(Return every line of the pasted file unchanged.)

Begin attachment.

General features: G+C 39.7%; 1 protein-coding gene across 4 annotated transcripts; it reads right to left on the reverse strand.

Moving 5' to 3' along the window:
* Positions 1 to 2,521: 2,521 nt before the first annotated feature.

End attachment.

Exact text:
General features: G+C 39.7%; 1 protein-coding gene across 4 annotated transcripts; it reads right to left on the reverse strand.

Moving 5' to 3' along the window:
* Positions 1 to 2,521: 2,521 nt before the first annotated feature.